Ragnar Jonasson has long been one of Iceland’s commercial successes, selling more than 3 million copies of his crime novels there. REYKJAVIK (Minotaur, 367 pp., $28) his first collaboration with Katrin Jakobsdottir — the country’s current prime minister, by the way — qualifies as a breakout: seamlessly plotted, with terrific characters and plenty of surprising, earned twists.
The central crime, the 1956 disappearance of a girl named Lara, who worked for a rich couple on an island near off the coast near Reykjavik, is still unsolved as the city approaches its 200th anniversary three decades later. The journalist Valur Robertsson knows a fresh investigation will sell newspapers (and make his impatient editor ecstatic). He finds himself battling internal frustration and external impatience, all of which he expresses to his sister, Sunna, a slightly adrift graduate student.
Despite secretive sources, legal threats and reminders that past and present are forever intertwined, Valur pushes hard to center Lara and her family in his stories. Sunna, too, will find herself drawn into the investigation, sometimes at her own peril. Jonasson and Jakobsdottir, beautifully translated by Victoria Cribb, demonstrate with understated brilliance how the truth rises to the surface, no matter how ugly it is or how powerful the players are.
Nina Simon’s MOTHER-DAUGHTER MURDER NIGHT (Morrow, 357 pp., $30) filled me with equal parts excitement and hesitation. I loved the concept — three generations of the Rubicon family, all women, team up to solve a murder in their Northern California coastal town. But a novel can’t succeed on concept alone, and I’m pleased to say that Simon crafted an endearing trio of fully-fleshed out characters.
There’s Lana, a real-estate baron who’d rather be in Los Angeles but is convalescing from cancer treatment at her daughter Beth’s home. The two of them been in conflict ever since Beth gave birth to Jack when she was a teenager. Their problems only get worse when Jack, now 16, finds a body on the beach — and promptly gets tagged as a suspect. Lana, naturally, decides to focus on finding the murderer, because she’s spent her whole life and career problem-solving.
Simon grants equal spotlight to Beth, content in her life but learning to understand her willful mother, and Jack, a resourceful adolescent with plenty of agency. Though “Mother-Daughter Murder Night” functions better as a character study than a mystery, I foresee more crime-solving in the Rubicons’ future.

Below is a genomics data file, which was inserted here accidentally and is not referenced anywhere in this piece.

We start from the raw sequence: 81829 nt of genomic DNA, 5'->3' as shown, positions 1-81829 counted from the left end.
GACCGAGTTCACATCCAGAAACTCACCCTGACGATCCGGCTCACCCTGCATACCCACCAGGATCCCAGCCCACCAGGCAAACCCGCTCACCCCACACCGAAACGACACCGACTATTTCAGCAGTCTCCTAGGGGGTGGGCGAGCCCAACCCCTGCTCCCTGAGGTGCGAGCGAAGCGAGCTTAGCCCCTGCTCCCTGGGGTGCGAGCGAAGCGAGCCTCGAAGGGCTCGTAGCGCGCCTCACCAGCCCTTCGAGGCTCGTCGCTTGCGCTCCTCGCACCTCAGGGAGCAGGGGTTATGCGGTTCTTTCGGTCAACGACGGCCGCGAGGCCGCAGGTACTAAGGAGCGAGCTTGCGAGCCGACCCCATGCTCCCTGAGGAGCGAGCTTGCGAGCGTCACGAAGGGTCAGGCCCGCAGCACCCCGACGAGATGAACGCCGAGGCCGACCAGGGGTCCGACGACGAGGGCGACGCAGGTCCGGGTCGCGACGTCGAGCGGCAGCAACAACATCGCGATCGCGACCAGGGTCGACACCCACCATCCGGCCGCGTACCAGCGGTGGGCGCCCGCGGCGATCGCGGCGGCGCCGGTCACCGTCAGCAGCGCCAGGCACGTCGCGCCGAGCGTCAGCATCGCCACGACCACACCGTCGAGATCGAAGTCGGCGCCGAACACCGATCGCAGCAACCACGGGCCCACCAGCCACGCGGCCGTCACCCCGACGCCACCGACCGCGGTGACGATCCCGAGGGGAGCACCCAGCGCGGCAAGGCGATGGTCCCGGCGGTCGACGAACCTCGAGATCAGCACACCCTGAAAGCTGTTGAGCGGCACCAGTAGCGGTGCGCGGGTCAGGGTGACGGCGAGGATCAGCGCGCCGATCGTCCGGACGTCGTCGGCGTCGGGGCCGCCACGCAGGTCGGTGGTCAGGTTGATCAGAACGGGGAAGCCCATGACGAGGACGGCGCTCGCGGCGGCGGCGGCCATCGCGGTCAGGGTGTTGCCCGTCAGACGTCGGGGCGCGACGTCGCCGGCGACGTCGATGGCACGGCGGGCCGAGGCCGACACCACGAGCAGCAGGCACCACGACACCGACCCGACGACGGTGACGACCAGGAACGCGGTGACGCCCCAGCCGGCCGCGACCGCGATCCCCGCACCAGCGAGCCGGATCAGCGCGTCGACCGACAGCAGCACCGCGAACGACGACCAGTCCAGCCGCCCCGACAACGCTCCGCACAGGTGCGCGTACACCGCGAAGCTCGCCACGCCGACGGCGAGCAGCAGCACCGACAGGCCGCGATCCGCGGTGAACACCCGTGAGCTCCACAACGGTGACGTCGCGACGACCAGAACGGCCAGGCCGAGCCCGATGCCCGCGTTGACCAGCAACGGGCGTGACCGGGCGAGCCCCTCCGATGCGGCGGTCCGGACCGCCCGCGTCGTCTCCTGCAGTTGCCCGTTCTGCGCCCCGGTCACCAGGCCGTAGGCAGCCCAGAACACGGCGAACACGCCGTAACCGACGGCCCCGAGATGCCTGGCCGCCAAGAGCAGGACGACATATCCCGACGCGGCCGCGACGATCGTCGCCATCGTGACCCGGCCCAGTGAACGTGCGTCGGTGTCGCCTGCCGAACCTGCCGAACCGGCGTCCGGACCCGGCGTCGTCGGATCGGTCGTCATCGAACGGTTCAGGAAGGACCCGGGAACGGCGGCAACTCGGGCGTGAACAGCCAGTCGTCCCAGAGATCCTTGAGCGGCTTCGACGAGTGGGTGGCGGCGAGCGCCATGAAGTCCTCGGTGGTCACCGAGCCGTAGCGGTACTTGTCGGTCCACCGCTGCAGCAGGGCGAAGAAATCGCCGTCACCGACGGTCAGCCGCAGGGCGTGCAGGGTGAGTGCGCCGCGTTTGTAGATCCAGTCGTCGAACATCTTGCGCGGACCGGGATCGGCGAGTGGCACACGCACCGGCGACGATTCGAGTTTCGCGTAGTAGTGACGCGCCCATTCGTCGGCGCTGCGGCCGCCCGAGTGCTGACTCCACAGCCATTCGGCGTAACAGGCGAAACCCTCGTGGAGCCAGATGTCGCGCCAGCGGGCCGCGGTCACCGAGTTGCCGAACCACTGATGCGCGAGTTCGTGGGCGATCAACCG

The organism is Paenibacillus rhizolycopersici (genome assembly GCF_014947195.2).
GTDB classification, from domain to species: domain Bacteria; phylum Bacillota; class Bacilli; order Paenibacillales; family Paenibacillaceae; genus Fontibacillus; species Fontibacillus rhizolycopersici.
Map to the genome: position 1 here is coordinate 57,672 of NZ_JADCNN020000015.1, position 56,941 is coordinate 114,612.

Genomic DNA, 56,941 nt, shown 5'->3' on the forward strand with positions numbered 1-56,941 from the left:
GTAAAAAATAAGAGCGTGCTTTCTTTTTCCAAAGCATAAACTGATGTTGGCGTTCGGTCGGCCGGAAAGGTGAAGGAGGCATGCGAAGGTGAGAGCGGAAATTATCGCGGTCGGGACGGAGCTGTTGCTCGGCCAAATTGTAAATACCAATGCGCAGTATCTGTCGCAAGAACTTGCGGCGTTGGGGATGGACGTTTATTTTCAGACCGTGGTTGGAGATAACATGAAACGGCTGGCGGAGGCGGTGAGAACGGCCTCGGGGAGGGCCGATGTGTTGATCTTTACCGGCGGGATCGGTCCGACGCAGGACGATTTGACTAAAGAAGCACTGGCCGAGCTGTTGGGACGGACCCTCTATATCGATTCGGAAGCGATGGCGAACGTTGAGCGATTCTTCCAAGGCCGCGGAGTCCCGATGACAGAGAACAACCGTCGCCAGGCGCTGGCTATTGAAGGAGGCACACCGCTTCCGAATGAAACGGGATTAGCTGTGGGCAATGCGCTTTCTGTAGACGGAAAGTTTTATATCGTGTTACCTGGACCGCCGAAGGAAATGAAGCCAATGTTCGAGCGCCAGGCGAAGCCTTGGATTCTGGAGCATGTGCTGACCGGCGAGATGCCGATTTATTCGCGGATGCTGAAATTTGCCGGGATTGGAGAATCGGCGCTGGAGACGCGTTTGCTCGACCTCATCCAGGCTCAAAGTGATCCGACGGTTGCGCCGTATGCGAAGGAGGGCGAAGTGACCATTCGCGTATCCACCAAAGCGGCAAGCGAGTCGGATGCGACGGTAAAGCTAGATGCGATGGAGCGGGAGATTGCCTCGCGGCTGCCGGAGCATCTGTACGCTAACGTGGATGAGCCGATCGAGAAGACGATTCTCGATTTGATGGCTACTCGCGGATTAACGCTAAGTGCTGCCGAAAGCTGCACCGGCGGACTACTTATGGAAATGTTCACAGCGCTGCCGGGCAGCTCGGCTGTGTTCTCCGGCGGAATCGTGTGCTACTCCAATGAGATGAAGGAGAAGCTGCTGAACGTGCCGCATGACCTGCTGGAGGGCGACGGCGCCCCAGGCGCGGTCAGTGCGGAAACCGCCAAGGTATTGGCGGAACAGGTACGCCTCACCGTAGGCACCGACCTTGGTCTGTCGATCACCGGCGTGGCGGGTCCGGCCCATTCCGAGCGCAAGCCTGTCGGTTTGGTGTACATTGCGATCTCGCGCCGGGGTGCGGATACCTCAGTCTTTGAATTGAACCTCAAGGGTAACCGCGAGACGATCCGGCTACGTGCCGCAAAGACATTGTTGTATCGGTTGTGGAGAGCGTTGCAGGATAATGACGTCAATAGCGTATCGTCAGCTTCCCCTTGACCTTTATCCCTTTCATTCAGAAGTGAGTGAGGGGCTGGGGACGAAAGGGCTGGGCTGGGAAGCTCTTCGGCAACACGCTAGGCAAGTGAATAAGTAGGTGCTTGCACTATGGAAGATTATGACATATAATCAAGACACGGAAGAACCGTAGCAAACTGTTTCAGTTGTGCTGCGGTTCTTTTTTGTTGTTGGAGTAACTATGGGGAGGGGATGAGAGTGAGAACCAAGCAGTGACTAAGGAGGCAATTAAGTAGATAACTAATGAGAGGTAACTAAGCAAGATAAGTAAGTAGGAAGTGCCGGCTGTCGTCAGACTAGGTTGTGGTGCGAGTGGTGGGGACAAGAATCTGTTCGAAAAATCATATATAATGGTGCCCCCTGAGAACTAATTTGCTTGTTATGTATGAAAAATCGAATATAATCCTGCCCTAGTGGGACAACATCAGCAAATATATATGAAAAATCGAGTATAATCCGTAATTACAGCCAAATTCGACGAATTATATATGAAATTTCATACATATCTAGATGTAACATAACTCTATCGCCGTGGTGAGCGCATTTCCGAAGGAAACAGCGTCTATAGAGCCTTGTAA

Most dreams are doomed to die, and for Clyde Morton, whose journey is at the center of Jake Lamar’s moody noir VIPER’S DREAM (Crooked Lane, 194 pp., paperback $19.99) the heartbreak of realizing he can’t cut it as a jazz musician in 1930s Harlem informs all of his subsequent decisions. By 1961, it’s impossible to tell that Morton — nicknamed “the Viper” — is doing anything but living his dream: After all, “he now owned two Cadillacs, one silver, one black,” along with a fifth-floor apartment in Harlem’s Sugar Hill with stunning views of northern Manhattan.
Ah, but the price of such riches turn out to be ruinously expensive. Morton earned his lucre as an enforcer in the drug trade, committing a murder here and there. They were necessary, he explains, except for the one that was pure revenge. There’s another great cost: the ebb and flow of his relationship with Yolanda, a talented singer he couldn’t keep because she didn’t know how to keep herself.
Lamar’s primary strength is his sense of place, especially the “crowded, hot and rollicking” Harlem jazz clubs that Morton so loves.
Sometimes, after reviewing a debut series mystery I like, I don’t return until a few more installments have been published. I’m glad I did with MURDER AND MAMON (Berkley Prime Crime, 270 pp., paperback $17), the fourth in Mia P. Manansala’s series featuring the Midwestern small-town coffee shop owner and baker Lila Macapagal. Though the effervescent delights of Manansala’s opening salvo, “Arsenic and Adobo,” are still very much in evidence, now Lila’s world feels richer and more fully imagined. Manasala has become truly enmeshed in her characters’ lives, and it shows.
Lila has helped establish the Brew-ha Cafe as a staple in Shady Palms, Illinois. Her love life is stable and she feels more rooted in her community and her family, both biological and chosen. The arrival of her cousin Divina from the Philippines and the opening of a new laundromat by Lila’s godmothers — the “calendar crew” of April, Mae, and June — point to more good news. But then someone vandalizes the laundromat and murders Divina, leaving a spray-painted message next to her body: “MIND YOUR BUSINESS.” Is this directive referring to the gossipy godmothers, who love to stick their noses in everyone’s affairs? When the local police fail to make much headway Lila decides she must unearth whatever secrets proved so deadly for her cousin, even as she’s warned, “Be prepared to find out stuff about Divina and maybe even your mom that you’d rather not know.”